What could possibly make a 1960s-era nuclear war worse than you'd already assumed it would be? How about being packed like sardines into a fallout shelter with 13 of your soon-to-be-closest friends?
Frank Munger is a senior reporter with the Knoxville News Sentinel, where he covers Oak Ridge National Laboratory—a nearby energy research facility that previously did a lot of civil defense research. Munger turned up this, and several other photos, of mockup nuclear shelter arrangements tested out in the basement at ORNL when the facility was trying to establish best practice scenarios for surviving the Apocalypse.
They look ... less than pleasant.
That said, though, they may not have been meant as long-term arrangements. Munger linked to an Atlantic article that makes an interesting case related to these photos: If what you're talking about is one relatively small nuclear bomb (as opposed to massive, hydrogen bomb, mutually assured destruction scenarios), the idea of "Duck and Cover" isn't as ridiculous as it sounds. If you could get these 14 people out of the way of the fallout for a couple weeks, their chances of survival would rise exponentially. Fallout shelters were not meant to be "the place you and your people live for the next 50 years."
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The radiation from fallout can be severe -- the bigger the bomb, and the closer it is the the ground, the worse the fallout, generally -- but it decays according to a straightforward rule, called the 7/10 rule: Seven hours after the explosion, the radiation is 1/10 the original level; seven times that interval (49 hours, or two days) it is 1/10 of that, or 1/100 the original, and seven times that interval (roughly two weeks) it is 1/1000 the original intensity.
John Herman sez, "I am producing 'An Evening of Apocalyptic Theatre' in Portsmouth, NH. Nine plays, nine visions of the end -- including new works by Hugo and Nebula award winning science fiction author James Patrick Kelly and best selling author of The Great Typo Hunt, Jeff Deck. A couple argues in a bomb shelter over a dog puzzle. A man gets an unexpected visit from Intergalactic Salvage. CERN scientists experience the romance of multi-verses. PLUS: Not only is the money raised going to three local charities, but I will also shave my head halfway through the show’s run to raise money for St. Baldrick’s Foundation, a group that funds childhood cancer research grants"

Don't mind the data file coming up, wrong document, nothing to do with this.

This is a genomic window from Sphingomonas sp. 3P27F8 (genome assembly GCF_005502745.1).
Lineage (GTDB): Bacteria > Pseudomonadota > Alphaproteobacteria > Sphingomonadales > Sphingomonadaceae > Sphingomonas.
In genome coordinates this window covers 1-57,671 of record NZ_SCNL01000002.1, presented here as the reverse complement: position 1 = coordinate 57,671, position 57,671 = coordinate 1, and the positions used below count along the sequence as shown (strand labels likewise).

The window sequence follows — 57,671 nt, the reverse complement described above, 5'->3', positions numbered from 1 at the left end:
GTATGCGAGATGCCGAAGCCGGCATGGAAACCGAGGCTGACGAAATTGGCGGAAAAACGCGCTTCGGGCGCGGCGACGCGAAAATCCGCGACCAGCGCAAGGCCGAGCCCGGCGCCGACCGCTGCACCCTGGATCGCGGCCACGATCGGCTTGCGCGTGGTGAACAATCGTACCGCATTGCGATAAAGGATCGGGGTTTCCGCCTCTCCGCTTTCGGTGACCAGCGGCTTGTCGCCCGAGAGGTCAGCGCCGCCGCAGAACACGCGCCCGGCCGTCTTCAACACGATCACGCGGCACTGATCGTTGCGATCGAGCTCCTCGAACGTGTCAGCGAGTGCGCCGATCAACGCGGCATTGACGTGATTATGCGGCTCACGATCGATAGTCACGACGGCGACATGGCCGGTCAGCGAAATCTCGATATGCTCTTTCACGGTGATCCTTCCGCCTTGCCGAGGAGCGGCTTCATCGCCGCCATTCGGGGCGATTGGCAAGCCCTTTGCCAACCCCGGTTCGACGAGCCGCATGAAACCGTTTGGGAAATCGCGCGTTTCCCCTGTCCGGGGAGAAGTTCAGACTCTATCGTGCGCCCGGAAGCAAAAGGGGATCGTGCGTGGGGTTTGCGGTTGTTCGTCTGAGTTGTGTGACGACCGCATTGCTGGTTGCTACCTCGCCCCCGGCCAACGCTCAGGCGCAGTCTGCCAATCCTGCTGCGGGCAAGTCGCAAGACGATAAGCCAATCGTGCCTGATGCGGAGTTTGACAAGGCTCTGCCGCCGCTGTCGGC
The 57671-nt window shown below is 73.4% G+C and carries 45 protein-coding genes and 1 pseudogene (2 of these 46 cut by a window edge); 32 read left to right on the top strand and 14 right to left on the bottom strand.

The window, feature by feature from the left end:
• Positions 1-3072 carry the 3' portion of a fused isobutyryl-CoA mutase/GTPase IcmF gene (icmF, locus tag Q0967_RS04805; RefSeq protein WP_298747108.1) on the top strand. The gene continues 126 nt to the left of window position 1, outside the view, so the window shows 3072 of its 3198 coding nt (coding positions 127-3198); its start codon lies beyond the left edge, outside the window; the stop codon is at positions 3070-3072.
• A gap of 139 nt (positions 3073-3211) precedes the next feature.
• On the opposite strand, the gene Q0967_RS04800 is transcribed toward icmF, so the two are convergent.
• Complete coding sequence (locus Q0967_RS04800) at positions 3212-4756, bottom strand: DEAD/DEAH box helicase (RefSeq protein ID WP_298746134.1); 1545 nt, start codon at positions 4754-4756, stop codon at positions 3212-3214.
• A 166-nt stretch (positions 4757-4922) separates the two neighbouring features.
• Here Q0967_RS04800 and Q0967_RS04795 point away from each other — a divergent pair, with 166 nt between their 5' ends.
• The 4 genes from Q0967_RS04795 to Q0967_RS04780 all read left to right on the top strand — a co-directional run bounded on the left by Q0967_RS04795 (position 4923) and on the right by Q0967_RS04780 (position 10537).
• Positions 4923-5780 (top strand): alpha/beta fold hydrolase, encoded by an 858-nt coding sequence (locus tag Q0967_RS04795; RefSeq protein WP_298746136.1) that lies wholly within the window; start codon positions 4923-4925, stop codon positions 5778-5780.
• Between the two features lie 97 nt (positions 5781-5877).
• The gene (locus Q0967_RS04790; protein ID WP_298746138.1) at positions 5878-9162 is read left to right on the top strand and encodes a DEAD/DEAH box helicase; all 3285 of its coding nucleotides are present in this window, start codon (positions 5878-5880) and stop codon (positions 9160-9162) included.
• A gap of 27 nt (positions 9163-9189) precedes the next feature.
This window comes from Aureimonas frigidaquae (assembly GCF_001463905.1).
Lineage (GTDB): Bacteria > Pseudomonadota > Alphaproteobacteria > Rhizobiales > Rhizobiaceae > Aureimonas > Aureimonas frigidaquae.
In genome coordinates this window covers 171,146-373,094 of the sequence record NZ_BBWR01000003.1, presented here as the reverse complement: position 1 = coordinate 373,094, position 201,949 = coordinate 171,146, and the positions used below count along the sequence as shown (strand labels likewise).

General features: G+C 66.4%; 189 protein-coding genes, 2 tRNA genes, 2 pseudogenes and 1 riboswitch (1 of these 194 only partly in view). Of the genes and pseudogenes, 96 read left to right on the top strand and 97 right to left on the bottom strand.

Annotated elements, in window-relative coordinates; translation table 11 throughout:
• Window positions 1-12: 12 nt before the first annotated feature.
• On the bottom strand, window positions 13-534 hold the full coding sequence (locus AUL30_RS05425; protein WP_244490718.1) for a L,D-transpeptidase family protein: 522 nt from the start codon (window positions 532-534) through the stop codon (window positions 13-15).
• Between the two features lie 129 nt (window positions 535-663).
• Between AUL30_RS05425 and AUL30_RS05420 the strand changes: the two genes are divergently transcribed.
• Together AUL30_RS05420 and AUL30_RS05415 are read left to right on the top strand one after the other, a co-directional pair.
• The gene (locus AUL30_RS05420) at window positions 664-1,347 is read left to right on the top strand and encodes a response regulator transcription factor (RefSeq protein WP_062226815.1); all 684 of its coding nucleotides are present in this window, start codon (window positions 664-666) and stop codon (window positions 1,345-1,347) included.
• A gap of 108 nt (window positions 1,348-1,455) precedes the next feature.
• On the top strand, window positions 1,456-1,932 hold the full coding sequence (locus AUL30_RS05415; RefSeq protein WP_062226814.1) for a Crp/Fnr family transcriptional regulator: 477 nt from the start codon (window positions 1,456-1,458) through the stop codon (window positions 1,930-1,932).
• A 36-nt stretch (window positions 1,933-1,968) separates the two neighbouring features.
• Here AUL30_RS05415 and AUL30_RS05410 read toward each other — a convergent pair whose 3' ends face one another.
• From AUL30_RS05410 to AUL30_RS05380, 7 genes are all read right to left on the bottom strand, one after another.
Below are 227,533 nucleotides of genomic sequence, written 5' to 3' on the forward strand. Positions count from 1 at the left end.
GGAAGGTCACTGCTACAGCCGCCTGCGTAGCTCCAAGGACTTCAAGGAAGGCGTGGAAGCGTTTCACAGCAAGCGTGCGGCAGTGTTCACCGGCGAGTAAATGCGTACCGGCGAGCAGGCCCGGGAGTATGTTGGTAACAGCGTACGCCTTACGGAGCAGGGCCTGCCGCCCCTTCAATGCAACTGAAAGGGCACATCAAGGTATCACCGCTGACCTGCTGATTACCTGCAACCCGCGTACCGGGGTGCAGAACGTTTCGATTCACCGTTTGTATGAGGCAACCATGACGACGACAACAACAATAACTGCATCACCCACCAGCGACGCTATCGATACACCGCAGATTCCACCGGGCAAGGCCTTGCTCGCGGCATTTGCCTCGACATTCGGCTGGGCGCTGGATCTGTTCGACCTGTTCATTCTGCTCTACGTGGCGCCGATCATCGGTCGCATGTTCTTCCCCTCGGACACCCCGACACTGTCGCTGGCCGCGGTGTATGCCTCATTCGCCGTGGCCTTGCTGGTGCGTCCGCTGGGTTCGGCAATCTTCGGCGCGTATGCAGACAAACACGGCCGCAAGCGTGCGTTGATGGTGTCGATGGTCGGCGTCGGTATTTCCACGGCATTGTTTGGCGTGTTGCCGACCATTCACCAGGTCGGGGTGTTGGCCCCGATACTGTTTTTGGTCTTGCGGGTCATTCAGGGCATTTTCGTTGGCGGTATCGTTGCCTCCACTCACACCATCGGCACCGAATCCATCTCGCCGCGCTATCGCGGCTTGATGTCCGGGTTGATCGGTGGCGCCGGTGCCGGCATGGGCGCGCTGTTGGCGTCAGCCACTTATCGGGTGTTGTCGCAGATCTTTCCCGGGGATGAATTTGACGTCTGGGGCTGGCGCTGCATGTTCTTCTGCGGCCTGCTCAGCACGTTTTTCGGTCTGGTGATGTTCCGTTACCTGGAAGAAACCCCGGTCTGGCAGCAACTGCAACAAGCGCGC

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Seriously. If you haven't figured out by now that the world is not ending and that any Mayan predictions claiming otherwise are largely fabricated pseudoarchaeology, then I'm not sure that I can help you. One last try, though. Please read this excellent FAQ, written by actual archaeologist (and my former professor) John Hoopes. I did an interview with Dr. Hoopes last year about the 2012 as a phenomenon, but the new FAQ covers, in detail, why a 2012 apocalypse is bunk, and what sources you can check out to find further accurate information about the confluence of ancient Mayan mythology and modern Western mythology. And that is all I have to say about this for the rest of the year. Coming in 2013, though: Lots of stories about Mayan archaeology. Just to mess with you. Read the rest
It's August of 2011, do you know when your Apocalypse is?
There are 1000s of people who think that something important—if not the end or the world, then something—will happen on December 21, 2012. These speculations spring from a well-seasoned cultural melting pot, but a key ingredient is the writings and beliefs of both ancient and modern Maya people. In fact, the folks promoting the 2012 movement often frame themselves as experts in Maya traditions.
Here's the thing, though: There are actual experts in ancient Maya traditions, and actual experts who study the culture and religion of modern Maya living today. These archaeologists and anthropologists have, inadvertently, created some of the pop culture legends that spawned the 2012 movement. But, until very recently, they've largely ignored that movement. This is starting to change, however. Last January, archaeo-astronomers held a symposium on the 2012 phenomenon and those papers were recently published in The Proceedings of the International Astronomy Union. Meanwhile, a new scholarly book, collecting essays on the 2012 phenomenon by Mayanist researchers, is set to be published soon.
One of the researchers featured in that book is John Hoopes, an archaeologist and one of my former professors when I was an anthropology student at The University of Kansas.
Hoopes does field research, digging at archaeological sites in Costa Rica and other parts of Central and South America. But, as a side project, he's also developed some expertise in the way archaeology—and, particularly, pseudo-archaeology—influences pop culture in the United States and Europe. Read the rest